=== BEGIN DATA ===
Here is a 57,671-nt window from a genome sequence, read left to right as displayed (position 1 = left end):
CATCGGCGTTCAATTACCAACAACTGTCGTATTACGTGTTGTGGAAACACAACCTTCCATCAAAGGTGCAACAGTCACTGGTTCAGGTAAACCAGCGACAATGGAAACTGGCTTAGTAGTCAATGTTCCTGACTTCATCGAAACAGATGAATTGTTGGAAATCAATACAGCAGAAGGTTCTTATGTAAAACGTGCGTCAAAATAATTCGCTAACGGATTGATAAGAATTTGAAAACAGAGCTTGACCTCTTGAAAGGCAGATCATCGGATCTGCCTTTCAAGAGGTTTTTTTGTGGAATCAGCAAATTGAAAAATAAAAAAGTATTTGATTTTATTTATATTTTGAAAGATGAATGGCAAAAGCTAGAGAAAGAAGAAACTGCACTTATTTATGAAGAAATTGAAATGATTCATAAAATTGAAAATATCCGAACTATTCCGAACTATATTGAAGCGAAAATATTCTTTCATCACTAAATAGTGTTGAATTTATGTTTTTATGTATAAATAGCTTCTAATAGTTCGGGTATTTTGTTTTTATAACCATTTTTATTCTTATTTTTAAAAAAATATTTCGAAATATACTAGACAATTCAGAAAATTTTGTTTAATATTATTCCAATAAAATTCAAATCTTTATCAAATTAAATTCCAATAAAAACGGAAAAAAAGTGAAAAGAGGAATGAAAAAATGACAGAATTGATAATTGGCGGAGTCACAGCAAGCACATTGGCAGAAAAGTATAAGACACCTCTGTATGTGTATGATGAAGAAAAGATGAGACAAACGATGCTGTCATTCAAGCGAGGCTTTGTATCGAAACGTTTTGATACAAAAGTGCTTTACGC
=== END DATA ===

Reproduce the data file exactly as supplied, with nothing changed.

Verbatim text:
Here is a 57,671-nt window from a genome sequence, read left to right as displayed (position 1 = left end):
CATCGGCGTTCAATTACCAACAACTGTCGTATTACGTGTTGTGGAAACACAACCTTCCATCAAAGGTGCAACAGTCACTGGTTCAGGTAAACCAGCGACAATGGAAACTGGCTTAGTAGTCAATGTTCCTGACTTCATCGAAACAGATGAATTGTTGGAAATCAATACAGCAGAAGGTTCTTATGTAAAACGTGCGTCAAAATAATTCGCTAACGGATTGATAAGAATTTGAAAACAGAGCTTGACCTCTTGAAAGGCAGATCATCGGATCTGCCTTTCAAGAGGTTTTTTTGTGGAATCAGCAAATTGAAAAATAAAAAAGTATTTGATTTTATTTATATTTTGAAAGATGAATGGCAAAAGCTAGAGAAAGAAGAAACTGCACTTATTTATGAAGAAATTGAAATGATTCATAAAATTGAAAATATCCGAACTATTCCGAACTATATTGAAGCGAAAATATTCTTTCATCACTAAATAGTGTTGAATTTATGTTTTTATGTATAAATAGCTTCTAATAGTTCGGGTATTTTGTTTTTATAACCATTTTTATTCTTATTTTTAAAAAAATATTTCGAAATATACTAGACAATTCAGAAAATTTTGTTTAATATTATTCCAATAAAATTCAAATCTTTATCAAATTAAATTCCAATAAAAACGGAAAAAAAGTGAAAAGAGGAATGAAAAAATGACAGAATTGATAATTGGCGGAGTCACAGCAAGCACATTGGCAGAAAAGTATAAGACACCTCTGTATGTGTATGATGAAGAAAAGATGAGACAAACGATGCTGTCATTCAAGCGAGGCTTTGTATCGAAACGTTTTGATACAAAAGTGCTTTACGC